Choosing the Right Plants for Your Garden: Seven Crucial Things to Consider

Your backyard is full of endless possibilities. All you need is some dirt, water, a few seeds, and a little determination, and you can grow your favorite fruits and vegetables full of flavor and nutrients you’ll never find at the grocery store. Or, you can choose to fill your space with colorful flowers or stately shrubs.

In fact, you have so many options that you might feel overwhelmed. Where do you even begin choosing plants to fill your garden?

And what if the plants you choose die as soon as you plant them?

At Ebyland, we love to help with your garden and landscaping needs, providing compost, mulch, and a variety of beautiful plants to the Cumberland, MD, area. We understand that choosing the right plants for your climate, soil, and personal needs is tough!  

That’s why we wrote this handy blog post that covers the top seven crucial things to consider as you choose plants for your garden or backyard.

Let’s get started!

Table of Contents
  • 1 - Climate
    1. Your Climate and Growing Zone
  • 2 - Gardening goals
    2. Your Garden and Landscaping Goals
  • 3 - useful, pretty, delicious
    3. What You Find Useful, Pretty, or Delicious
  • 4 - easy, low maintenance, convenient
    4. What You Find Easy, Low Maintenance, or Convenient
  • 5 - Soil type
    5. Your Soil Type
  • 6 - weather patterns
    6. Weather Patterns in Your Area
  • 7 - local recourses
    7. Your Local Resources

Consideration 1: Your Climate and Growing Zone

Imagine this: You love a steaming cup of coffee in the morning, so one day, you decide to buy a coffee plant. You’re so excited when it comes in the mail, and you plant it in your backyard next to the deck.

It thrives for a while, but as fall turns into winter, it withers. When spring comes, you wait for it to grow new leaves, but it never does. 

Unfortunately, as delightful as it would be to grow your own coffee, a tropical plant will never survive a cold winter.

The best way to figure out what plants will survive your local climate is to go to the USDA website, type in your zip code, and see what USDA growing zone you’re in!

Wherever you buy your seeds and plants, whether online, from a catalog, or at the local greenhouse, you’ll find information about what USDA growing zones are compatible with those specific plants. 

Consideration 2: Your Garden and Landscaping Goals

Once you know what growing zone you are in, you can narrow down your plant choices by defining your garden and landscaping goals.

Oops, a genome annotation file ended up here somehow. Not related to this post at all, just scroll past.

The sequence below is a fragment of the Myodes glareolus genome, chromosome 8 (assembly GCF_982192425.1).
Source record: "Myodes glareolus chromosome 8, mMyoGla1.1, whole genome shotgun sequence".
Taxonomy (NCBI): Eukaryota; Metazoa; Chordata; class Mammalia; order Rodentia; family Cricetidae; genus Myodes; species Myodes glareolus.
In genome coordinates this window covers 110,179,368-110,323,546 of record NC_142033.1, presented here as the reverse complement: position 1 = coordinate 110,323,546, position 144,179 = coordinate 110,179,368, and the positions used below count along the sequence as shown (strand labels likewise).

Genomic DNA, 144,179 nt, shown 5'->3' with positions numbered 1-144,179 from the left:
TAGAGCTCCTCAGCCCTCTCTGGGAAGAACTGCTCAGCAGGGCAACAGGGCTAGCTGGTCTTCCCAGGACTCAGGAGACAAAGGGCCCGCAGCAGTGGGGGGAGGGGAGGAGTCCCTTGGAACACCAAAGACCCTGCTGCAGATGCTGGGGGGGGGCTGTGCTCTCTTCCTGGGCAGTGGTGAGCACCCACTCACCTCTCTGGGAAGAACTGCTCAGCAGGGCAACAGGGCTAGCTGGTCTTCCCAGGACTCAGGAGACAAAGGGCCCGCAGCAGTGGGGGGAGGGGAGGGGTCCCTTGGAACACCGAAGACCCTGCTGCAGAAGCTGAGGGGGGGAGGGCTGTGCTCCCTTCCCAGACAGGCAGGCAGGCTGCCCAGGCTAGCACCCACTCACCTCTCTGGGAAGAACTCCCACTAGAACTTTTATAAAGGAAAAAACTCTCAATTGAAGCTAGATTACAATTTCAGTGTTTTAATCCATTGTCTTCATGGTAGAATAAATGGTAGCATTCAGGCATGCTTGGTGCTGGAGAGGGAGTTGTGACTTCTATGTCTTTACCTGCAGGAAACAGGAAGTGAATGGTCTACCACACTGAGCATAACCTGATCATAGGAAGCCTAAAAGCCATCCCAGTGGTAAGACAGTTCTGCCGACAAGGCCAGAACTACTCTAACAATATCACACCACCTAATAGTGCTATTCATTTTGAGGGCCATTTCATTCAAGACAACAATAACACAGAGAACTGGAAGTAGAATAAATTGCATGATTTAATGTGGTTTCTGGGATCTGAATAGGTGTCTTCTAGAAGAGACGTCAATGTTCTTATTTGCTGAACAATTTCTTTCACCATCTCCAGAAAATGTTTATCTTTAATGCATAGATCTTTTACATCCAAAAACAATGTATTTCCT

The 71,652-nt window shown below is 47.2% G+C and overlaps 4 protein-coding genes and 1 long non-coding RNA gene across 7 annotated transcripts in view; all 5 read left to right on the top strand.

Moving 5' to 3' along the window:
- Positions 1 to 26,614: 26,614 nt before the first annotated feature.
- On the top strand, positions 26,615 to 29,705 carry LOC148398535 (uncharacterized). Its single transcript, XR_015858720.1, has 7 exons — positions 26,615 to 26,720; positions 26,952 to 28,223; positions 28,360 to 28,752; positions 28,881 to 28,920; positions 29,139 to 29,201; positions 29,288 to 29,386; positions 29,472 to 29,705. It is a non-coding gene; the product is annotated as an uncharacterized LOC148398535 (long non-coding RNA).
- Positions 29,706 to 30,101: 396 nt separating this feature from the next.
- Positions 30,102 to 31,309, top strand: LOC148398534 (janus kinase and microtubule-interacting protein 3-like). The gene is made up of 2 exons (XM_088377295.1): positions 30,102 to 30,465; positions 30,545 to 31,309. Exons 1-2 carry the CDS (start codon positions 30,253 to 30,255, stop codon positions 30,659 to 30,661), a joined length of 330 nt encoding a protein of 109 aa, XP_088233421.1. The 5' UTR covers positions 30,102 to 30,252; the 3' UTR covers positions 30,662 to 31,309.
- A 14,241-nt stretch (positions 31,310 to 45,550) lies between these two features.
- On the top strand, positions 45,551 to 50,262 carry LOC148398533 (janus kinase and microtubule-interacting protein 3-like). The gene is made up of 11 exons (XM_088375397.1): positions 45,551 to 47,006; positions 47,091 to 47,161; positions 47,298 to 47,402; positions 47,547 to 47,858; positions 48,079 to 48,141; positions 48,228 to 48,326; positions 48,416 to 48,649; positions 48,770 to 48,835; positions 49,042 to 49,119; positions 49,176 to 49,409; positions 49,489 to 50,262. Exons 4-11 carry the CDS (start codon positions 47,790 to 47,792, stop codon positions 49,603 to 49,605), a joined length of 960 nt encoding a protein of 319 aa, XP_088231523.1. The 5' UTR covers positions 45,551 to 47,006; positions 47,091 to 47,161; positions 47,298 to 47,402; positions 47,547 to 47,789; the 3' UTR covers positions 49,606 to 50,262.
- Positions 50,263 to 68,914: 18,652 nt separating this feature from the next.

For instance, is your goal to use your garden to feed your family? If so, focus on simple, high-yield vegetables like potatoes, squash, tomatoes, and carrots.

On the other hand, is your goal to grow delicious things you enjoy? If so, look up your favorite fruits, veggies, teas, or spices⁠—there may be varieties that grow in your climate!

Is your goal to turn your backyard into a peaceful, beautiful space where you can relax after a long day at work? If so, look up various garden styles and see what appeals to you. Even though you may not be able to grow every plant you see in your inspiration photos, you can get the same effect by substituting similar local plants. 

Finally, if your goal is to have a low-maintenance or eco-friendly backyard, focus on native plants or plants that are well-adapted to your area because those will need the least care and consume less water.

low-maintenance or eco-friendly backyard

Consideration 3: What Plants You Find Useful, Pretty, or Delicious

Once you understand your garden and landscaping goals, focus on what you and your family find useful, pretty, or delicious.

For example, you may find a great deal on a sage plant, but do you use sage in your cooking? Do you find the plant pretty? Do you like the smell? If not, there’s no point in getting it.

Sweet potatoes are nutritious and easy to grow, but if your family doesn’t care for them, grow something else instead! You won’t magically become sweet potato lovers just because your garden is full of them.

If you’re trying to follow a specific garden style, re-create the design elements, textures, and color schemes you love using plants that thrive in your region. Our recommendation is to go to a local nursery with your inspirational photos and pick out what looks pretty to you!

Example 1: A Japanese-inspired garden

Japanese gardens are simplistic, emphasizing natural elements and often incorporating water features. You can get the same look by filling your backyard with plenty of trees and shrubs of various heights and textures, choosing ones you think are pretty and that work well in your climate.

You can complete the look with whatever water gardens, natural stone, and flagstone pathways most appeal to you.

(For more information about incorporating water features into your garden, read our Beginners Guide to Water Gardens.)

Example 2: An English cottage-style garden

Cottage-style gardens are defined by a profusion of bright flowers that grow in a delightful tangle. You can recreate this look using almost any type of flower, so long as it grows well in your area. So choose the flowers that you love!